Even after Eesti Energia was privatized it continued to apply the same electricity rates for each of its customers, both persons and organizations.
It was only a matter of time, when Eesti Energia's largest clients, some of them annually consuming about 3 percent of the total electrical energy produced in Estonia, would have started negotiations to get price discounts.
Nitrofert, which currently exploits five to seven percent of the Estonian electricity company's output, initiated talks on electricity rates with Eesti Energia some months ago.
"The base contract between Eesti Energia and Nitrofert specified different tariffs for electricity consumed during business and night hours, whereby the tariff was higher for business hours," said Lembit Vali, the production director and Eesti Energia's board member.
"The contract appendix signed on Aug. 5 levels the rates so that Nitrofert will be charged according to the night electricity rate for the excess energy it has used regardless of the fact whether the electricity has been consumed during day or night," Vali said.
The base limit on which excess usage is calculated relies on the average monthly electricity used for production.
"AS Nitrofert is constantly increasing its production and is about to open a new methanol plant, this contract is aimed to increase the chemical company's electricity consumption, but at a lower rate," said Sergei Zagrebailov, Nitrofert council's deputy chairman. "Consequently we no longer feel the necessity of constructing our own power station," Zagrebailov said.
"Concluding this pilot deal was enabled by mutual aspects of interest. As more of Eesti Energia's production is used, the net price of electricity becomes cheaper, and owing to smaller energy expenditure costs, Nitrofert can expand its production lines," Vali said.
Vali predicted the chemicals producer will not be the only company to negotiate price reductions. "Companies have to show their own initiative. There is no state directed policy behind price differentiation," Vali said.
Eesti Energia's largest customers are those companies that might ask for price discounts. Besides Nitrofert, the energy utility company supplies large amounts of electricity to the cement plant Kunda-Nordic Tsement, the chemicals manufacturer Kiviter, the electricity supplier Viimsi Elekter, the water-supply company Tallinna Vesi, the heating company Tallinna Soojus and some other companies.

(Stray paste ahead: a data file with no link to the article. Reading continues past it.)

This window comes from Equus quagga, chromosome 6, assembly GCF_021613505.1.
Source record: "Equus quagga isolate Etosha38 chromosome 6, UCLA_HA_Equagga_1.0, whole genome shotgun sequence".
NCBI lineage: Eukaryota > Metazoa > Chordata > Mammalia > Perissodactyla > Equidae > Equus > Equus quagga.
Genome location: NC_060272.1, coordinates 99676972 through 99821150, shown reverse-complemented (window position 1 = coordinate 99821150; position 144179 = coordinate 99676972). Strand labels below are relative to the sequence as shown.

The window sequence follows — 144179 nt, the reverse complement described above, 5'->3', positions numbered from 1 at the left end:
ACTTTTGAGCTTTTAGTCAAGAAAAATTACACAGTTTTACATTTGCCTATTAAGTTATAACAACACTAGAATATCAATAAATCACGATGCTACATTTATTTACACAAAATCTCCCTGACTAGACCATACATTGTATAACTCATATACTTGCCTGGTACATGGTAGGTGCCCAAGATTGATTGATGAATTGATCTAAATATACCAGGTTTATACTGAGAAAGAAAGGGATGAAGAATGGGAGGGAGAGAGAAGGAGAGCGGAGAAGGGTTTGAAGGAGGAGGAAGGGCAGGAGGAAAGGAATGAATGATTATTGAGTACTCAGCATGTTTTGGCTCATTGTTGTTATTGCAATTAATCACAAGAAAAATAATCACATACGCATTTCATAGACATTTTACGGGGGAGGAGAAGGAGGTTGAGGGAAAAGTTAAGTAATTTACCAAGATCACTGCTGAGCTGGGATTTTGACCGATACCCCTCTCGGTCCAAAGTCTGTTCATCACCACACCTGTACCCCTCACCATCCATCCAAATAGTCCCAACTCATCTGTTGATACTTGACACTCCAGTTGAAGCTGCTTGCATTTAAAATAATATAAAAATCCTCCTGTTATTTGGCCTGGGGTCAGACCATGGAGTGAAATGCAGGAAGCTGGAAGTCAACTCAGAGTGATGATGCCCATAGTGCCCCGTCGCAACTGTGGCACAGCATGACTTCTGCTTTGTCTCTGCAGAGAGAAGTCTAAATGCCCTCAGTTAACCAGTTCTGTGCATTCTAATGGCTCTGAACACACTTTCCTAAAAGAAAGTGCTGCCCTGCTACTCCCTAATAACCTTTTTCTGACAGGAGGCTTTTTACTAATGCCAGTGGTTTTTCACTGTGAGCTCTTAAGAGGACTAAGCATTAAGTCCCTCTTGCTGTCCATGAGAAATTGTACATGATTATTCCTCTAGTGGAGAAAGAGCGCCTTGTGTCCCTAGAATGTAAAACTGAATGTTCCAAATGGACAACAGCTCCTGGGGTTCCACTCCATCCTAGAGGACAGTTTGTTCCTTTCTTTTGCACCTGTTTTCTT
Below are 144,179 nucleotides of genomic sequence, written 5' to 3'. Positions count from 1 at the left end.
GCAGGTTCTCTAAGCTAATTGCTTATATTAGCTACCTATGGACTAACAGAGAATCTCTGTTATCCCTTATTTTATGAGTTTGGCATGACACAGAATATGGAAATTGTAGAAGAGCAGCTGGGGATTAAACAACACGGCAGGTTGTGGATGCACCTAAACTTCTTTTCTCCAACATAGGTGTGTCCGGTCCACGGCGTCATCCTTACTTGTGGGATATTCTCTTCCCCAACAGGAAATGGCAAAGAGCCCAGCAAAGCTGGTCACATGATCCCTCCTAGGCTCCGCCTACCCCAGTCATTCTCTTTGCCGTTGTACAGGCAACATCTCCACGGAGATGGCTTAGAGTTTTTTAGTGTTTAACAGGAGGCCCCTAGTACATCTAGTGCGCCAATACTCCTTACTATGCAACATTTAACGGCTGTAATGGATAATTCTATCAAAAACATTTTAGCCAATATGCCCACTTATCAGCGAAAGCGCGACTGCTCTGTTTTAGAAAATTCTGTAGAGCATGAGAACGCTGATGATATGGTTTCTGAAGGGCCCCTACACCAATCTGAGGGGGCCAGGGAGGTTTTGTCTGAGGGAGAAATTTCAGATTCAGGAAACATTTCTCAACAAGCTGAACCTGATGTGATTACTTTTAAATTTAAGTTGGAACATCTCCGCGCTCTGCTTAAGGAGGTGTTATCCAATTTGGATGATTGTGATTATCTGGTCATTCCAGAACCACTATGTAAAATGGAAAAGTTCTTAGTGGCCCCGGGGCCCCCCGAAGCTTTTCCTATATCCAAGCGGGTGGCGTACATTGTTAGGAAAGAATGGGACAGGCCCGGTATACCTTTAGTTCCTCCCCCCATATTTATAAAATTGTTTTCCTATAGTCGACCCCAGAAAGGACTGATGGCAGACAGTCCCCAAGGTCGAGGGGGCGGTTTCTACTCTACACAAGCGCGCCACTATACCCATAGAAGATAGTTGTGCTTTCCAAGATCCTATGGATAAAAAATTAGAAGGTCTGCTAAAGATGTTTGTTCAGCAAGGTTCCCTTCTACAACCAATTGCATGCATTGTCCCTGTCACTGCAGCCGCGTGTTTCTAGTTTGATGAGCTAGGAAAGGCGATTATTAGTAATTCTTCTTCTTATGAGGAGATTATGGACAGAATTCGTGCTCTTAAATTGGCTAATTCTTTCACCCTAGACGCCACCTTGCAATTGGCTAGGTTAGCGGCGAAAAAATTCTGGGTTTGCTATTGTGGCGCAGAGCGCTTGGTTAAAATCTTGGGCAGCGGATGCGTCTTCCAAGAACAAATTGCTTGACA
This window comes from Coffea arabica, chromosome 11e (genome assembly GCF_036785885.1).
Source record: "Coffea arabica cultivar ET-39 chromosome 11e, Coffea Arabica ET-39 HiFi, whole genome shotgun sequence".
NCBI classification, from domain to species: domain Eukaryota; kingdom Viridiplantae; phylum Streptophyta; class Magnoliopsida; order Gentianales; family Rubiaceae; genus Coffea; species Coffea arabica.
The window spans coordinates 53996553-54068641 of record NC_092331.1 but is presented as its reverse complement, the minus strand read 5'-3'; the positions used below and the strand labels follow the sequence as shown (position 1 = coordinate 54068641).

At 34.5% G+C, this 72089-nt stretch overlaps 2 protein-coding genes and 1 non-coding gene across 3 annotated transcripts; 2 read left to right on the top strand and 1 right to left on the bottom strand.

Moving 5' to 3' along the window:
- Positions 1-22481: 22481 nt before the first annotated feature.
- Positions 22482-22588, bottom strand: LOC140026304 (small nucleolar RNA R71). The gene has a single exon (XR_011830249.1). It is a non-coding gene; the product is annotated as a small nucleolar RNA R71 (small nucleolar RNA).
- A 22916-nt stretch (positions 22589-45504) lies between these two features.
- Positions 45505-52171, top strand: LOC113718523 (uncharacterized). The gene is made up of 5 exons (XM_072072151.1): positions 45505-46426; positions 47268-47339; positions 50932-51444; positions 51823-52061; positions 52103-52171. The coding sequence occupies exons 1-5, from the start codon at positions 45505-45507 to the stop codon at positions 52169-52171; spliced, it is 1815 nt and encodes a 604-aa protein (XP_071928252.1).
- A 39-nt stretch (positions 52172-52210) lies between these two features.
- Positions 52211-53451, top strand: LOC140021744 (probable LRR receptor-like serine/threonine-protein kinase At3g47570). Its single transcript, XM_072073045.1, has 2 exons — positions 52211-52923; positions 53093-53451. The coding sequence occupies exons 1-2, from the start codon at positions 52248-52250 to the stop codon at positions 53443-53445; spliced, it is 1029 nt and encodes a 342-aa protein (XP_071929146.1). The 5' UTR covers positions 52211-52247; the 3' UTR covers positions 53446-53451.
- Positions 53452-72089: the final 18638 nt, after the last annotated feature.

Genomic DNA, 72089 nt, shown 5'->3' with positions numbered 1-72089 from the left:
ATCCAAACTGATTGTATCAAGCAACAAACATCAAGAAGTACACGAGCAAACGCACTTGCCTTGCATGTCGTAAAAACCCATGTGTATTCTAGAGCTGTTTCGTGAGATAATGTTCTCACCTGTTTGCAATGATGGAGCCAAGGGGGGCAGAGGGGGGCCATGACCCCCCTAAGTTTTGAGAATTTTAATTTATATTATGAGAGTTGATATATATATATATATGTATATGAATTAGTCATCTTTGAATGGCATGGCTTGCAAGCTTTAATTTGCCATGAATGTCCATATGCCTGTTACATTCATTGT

All of these companies are looked at as possibly vying for cheaper energy, which could set also the Estonian electricity market on its way towards free market competition.
Eesti Energia produced 7.9 TWh in 1997, of which 6.7 TWh were sold on the domestic market and 1.2 TWh were exported. Compared to the first half of 1997, energy consumption has declined by 4 percent this year.
"The analysis indicates that private clients have increased their share, while industrial clients have cut back on their electricity usage. The new price policy will hopefully reverse this tendency," Vali said.
"Compared to Finland, Estonians use four times less energy per capita, but it is likely that electricity consumption will increase substantially in the forthcoming years, as energy consumption is one of the indicators suitable for assessing a country's living standard," Vahi said.
Vali predicts the energy market will be open to competition in the future, and the customer will be able to choose the supplier.
"If the Narva power station is going to be privatized, as the government has verbally promised to the American NRG Energy, there will be a strong competitor for Eesti Energia in 10-15 years time," Vali said.
In Vali's opinion 10-15 years is a sufficient period of time for an energy bourse to be established, meaning that the constant part of energy consumption will be sold with long-term contracts, while the residue is sold through the mediation of the bourse.
"Necessity and production will be in balance," Vali predicted the situation on the Estonian energy market by the year 2010. The competition on the energy market is also a precondition of accessing the European Union, which sets certain sights for Estonia. The present monopoly created by a formerly state owned municipal company can therefore no longer continue.
According to Sandor Liive, Eesti Energia financial director, the company is already making preparations to face the American energy giant's coming to Estonia. It has applied for a 480 million kroon ($34.2 million) loan from an international syndicate, with Bankgesellschaft Berlin of Germany as the syndicate coordinator.
"The loan is planned for a five-year term and this year's investments will be covered from Eesti Energia's own funds," said Liive. According to him the company is planning on a billion kroon investment in 1998. As Liive, said Eesti Energia's investments in 1999 will be of the same magnitude and the company is working hard to come up with other loan funds for an even longer term.